Ultimately, any trip you take will necessitate a great deal of research. To make it easier on yourself, Satkowiak recommends starting as early as possible and, if you’d prefer, letting someone else handle the arrangements. “People may not realize it, but travel agencies can often secure additional perks and better prices than you can on your own…. If you’re booking online, for example, you may be missing out on huge opportunities,” he says.

Ways to save for your trip

According to Kovacs, there are a few different things you can do to save for that special holiday in 2023. To start, she recommends keeping your travel budget separate from other expenses. “That’s really just to keep [your travel plans] alive” she says. “Otherwise, it can be too tempting to dip into the money for other things.”

Next, she suggests reviewing your travel budget regularly, within the context of your other expenses. This is a key step because, in many ways, saving for travel isn’t always just about putting aside money each month. It’s also about the small sacrifices you might make throughout the year to ensure that you’re able to take that dream vacation when you have the opportunity.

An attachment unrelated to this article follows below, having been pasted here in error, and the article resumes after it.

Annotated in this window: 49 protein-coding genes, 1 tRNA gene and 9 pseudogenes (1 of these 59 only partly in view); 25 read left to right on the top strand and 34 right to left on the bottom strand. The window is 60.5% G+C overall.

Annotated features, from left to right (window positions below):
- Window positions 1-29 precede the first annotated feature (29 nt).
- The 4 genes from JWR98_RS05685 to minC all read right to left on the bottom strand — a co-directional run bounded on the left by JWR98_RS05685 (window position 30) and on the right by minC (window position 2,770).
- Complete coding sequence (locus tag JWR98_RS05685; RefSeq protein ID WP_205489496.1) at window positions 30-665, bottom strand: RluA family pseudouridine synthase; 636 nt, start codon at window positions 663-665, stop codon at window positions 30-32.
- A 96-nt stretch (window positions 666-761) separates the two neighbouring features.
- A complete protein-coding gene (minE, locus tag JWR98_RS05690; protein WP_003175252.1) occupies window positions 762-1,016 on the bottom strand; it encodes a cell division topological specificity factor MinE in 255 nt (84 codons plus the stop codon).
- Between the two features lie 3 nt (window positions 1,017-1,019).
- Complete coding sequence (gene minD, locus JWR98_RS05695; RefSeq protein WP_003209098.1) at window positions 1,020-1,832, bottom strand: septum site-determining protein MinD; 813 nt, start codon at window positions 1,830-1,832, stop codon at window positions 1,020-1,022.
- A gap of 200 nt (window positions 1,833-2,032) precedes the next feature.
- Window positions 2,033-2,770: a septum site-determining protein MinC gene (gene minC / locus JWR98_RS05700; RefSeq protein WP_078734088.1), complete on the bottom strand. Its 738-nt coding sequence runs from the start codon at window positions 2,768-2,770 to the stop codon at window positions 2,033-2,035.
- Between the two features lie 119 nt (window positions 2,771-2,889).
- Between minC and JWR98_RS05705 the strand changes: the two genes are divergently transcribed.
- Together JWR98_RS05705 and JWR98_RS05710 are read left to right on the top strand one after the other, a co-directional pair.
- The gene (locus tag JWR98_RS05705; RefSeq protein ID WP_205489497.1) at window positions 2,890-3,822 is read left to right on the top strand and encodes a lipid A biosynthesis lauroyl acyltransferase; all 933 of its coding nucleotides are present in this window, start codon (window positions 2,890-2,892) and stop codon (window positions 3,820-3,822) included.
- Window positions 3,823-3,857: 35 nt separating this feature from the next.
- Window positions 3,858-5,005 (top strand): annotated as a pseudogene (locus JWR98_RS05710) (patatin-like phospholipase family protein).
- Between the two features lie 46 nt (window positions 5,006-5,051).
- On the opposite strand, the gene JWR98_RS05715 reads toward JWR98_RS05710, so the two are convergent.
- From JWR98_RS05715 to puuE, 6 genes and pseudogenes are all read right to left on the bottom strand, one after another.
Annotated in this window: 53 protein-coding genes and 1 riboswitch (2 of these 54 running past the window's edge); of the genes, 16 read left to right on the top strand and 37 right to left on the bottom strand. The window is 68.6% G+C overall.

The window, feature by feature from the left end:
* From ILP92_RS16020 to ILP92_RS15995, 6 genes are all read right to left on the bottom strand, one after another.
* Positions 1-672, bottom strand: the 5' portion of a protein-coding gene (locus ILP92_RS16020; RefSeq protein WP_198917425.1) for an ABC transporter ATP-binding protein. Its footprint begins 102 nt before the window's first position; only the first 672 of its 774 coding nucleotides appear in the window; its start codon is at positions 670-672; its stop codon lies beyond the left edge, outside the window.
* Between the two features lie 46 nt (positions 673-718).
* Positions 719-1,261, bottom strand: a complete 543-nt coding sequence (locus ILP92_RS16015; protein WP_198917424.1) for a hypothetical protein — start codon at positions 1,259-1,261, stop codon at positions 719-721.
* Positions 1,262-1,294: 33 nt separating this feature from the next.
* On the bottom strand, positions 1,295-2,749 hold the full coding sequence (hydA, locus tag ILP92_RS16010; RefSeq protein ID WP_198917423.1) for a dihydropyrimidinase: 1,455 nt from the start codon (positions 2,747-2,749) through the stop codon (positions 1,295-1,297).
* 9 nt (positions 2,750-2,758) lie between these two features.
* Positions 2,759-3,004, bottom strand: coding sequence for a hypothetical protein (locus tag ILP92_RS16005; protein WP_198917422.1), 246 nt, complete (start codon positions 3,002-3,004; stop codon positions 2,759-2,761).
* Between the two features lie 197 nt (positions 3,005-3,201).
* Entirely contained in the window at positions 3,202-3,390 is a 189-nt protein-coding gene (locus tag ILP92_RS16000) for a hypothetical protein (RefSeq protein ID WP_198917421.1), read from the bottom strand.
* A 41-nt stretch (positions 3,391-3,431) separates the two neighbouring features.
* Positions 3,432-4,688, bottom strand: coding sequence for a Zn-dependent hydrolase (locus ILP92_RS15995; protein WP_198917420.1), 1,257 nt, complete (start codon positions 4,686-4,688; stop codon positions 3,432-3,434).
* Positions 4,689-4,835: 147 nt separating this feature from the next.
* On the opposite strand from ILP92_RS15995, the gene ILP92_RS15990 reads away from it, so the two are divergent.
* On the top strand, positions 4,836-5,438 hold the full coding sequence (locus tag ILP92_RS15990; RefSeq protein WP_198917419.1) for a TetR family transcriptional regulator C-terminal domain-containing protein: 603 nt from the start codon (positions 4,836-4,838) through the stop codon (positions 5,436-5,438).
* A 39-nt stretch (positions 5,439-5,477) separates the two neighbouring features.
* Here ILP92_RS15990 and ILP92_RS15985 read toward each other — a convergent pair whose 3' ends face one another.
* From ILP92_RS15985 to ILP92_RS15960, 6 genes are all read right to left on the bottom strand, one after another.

“Personally speaking, my family loves to go on vacation, but we don’t eat out a lot. Because of these regular cost-savings, we can afford to do something else that brings us so much joy,” Kovacs says.

As for where to keep the funds, she says a high-interest savings account is often a suitable option. Not only can you make contributions to the account throughout the year, but you can also withdraw funds when the time comes without a hassle.

If you have any questions about whether you can afford a vacation and how to save for it, speak to a financial planner or advisor.

*All fares cited are round trip, per person from Toronto. Meal expense estimates reflect three meals per day, per person. Depending on the resort, complimentary breakfast may be included. All prices are in Canadian dollars and reflect availability as advertised in March, 2023. Prices for illustrative purposes only. Prices and itineraries subject to change.